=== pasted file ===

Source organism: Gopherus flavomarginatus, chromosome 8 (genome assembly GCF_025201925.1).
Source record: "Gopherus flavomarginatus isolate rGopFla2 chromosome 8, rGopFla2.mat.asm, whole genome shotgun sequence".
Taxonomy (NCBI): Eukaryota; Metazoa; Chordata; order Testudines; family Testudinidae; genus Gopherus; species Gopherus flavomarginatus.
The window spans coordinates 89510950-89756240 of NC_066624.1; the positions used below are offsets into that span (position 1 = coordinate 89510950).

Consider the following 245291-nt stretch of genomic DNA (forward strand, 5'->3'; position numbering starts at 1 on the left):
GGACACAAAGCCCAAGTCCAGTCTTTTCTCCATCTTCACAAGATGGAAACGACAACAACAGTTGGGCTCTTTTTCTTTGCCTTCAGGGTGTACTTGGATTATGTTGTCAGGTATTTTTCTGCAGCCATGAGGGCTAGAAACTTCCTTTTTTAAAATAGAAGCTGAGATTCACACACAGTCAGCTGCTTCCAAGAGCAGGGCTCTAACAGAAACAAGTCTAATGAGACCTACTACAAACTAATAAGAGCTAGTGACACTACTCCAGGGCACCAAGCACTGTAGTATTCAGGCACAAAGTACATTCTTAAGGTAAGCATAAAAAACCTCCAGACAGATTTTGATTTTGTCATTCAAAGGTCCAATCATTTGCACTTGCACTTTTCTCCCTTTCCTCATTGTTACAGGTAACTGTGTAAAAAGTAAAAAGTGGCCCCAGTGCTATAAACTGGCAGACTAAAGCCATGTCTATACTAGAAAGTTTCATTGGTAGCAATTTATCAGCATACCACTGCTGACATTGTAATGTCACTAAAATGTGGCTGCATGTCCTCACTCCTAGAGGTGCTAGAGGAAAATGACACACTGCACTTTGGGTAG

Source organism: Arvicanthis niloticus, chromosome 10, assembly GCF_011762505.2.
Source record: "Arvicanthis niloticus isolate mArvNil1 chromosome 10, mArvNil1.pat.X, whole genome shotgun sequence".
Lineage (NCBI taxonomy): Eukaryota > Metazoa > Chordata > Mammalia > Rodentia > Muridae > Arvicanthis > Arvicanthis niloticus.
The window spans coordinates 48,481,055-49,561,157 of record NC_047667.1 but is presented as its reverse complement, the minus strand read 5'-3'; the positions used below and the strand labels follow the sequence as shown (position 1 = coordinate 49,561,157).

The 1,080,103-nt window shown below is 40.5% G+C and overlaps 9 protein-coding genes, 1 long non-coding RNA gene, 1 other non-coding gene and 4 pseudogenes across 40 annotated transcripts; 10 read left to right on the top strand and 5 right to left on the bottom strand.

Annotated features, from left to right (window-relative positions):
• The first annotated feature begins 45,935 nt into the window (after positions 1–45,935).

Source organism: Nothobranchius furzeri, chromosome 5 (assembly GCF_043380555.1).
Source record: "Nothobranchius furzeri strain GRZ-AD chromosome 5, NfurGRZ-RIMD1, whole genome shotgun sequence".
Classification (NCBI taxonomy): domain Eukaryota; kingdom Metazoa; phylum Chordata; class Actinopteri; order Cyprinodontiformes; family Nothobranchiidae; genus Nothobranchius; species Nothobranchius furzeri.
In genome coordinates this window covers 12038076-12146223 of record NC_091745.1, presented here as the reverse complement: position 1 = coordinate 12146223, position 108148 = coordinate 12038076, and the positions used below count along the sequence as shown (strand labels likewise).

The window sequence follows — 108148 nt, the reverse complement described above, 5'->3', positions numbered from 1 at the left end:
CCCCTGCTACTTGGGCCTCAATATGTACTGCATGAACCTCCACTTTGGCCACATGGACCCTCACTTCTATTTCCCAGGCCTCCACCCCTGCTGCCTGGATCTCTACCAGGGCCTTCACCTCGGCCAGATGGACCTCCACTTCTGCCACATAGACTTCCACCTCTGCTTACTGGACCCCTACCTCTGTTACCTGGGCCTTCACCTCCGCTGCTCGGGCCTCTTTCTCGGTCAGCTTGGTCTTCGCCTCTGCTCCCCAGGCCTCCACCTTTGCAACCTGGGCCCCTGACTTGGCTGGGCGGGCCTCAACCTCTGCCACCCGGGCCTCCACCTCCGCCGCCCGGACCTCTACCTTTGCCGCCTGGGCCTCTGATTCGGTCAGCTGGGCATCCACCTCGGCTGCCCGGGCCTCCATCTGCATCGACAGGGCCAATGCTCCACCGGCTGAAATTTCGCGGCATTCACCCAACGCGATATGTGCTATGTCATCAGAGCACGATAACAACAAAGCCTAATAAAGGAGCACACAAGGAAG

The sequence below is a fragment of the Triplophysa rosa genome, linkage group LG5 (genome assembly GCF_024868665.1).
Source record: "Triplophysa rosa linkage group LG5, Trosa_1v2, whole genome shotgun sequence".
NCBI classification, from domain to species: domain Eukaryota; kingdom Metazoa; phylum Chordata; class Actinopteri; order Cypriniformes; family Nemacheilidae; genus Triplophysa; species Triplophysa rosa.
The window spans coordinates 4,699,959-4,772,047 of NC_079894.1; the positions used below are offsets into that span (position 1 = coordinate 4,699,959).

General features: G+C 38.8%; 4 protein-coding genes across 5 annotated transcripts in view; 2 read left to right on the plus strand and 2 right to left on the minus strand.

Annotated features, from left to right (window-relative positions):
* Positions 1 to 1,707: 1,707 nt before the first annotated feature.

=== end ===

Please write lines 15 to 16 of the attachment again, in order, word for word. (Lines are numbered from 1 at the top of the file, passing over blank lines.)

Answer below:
Source record: "Nothobranchius furzeri strain GRZ-AD chromosome 5, NfurGRZ-RIMD1, whole genome shotgun sequence".
Classification (NCBI taxonomy): domain Eukaryota; kingdom Metazoa; phylum Chordata; class Actinopteri; order Cyprinodontiformes; family Nothobranchiidae; genus Nothobranchius; species Nothobranchius furzeri.